Refinable: Environments may change and the art of adapting and being agile is vital in achieving goals. Therefore, goals should be refined to ensure that the project is on the right course.
The success of an organisation is built on setting clear goals, those which are simple to follow, realistic in its approach and follows clearly defined scope and timelines.
Economy (2015) states “When you set a goal, whether in business, career, or life, it must be a clear and compelling statement–one that can be built out, embraced, and acted upon by every member of the team.

In conclusion, when initiating a plan, it is imperative to ensure that there is a clear road map. The road map should then have specific ‘stops’ which highlight the defined and specific goals.

Keep it SMART and keep it CLEAR!
Compiled by Storm Thomas: June 2016

Peter Economy. 2015. Forget SMART Goals — Try CLEAR Goals Instead. [ONLINE] Available at:
[Accessed 20 June 2016].
Smartsheet. 2016. Comprehensive Guide to the 5 Phases of Project Management. [ONLINE] Available at: 
[Accessed 20 June 2016].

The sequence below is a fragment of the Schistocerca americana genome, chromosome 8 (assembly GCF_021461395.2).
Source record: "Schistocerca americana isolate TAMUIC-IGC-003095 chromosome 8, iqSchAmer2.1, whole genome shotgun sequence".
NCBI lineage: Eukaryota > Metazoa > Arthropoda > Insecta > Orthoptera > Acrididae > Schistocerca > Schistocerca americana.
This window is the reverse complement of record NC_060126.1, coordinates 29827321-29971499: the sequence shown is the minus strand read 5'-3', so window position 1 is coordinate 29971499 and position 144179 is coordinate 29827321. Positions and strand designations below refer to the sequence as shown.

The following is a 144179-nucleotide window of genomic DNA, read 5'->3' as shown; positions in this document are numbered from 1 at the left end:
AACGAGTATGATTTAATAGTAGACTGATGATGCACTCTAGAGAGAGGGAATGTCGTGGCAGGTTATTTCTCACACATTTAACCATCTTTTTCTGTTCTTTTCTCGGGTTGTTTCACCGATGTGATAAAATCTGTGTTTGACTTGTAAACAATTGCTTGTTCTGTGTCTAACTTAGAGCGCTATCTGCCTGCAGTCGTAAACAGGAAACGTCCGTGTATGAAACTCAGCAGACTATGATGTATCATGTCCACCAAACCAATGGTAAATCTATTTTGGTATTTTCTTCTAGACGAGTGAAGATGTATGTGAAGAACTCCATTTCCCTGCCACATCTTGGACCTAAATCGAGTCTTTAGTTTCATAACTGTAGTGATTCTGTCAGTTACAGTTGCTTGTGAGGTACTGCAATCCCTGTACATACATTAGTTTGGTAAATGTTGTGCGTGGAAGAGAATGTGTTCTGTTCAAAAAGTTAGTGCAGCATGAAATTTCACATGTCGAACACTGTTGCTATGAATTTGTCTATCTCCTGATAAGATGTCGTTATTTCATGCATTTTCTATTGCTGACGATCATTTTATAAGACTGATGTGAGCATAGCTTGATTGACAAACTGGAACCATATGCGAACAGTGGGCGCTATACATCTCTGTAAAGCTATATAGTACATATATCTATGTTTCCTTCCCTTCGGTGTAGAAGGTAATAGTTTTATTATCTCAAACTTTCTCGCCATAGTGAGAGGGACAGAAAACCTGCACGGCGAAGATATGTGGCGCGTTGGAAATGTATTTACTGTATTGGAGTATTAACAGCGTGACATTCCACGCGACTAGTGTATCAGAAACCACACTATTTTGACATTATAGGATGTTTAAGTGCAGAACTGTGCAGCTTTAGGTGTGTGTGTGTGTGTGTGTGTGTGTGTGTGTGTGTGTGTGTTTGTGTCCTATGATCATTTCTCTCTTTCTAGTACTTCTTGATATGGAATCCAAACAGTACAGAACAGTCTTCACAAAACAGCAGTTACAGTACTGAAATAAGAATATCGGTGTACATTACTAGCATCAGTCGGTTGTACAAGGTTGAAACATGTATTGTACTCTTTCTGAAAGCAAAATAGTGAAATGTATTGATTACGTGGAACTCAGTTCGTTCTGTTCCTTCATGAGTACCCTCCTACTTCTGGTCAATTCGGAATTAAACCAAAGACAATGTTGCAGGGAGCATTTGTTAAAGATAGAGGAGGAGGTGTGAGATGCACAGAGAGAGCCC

Top Achievement. 2016. Creating S.M.A.R.T. Goals. [ONLINE] Available at:

[Accessed 20 June 2016].

15 times and still counting: why Verirad keeps coming back

If Chris Adams of Verirad had a wall big enough, every square centimetre would be covered in the certificates the company has won during the 15 years it’s been entering the TT100 Awards Programme. Interestingly, the prospect of winning isn’t the only thing that keeps Verirad coming back again and again.

“In fact, the years we haven’t won or been a finalist have probably resulted in the most benefits,” says Chris, director of Verirad, specialists in health fund risk management and radiology and pathology spend management.

Those times have typically been when the adjudicators’ feedback has prompted them to make changes in the way Verirad does business.

“Two or three years ago, my partner and I, Paul Horn, were at a TT100 adjudication session and one of the adjudicators asked us why we needed a central office. We asked ourselves, ‘Why do we need a central office?’ and then we gave it up,” Chris recalls. “Now nearly everyone works virtually.”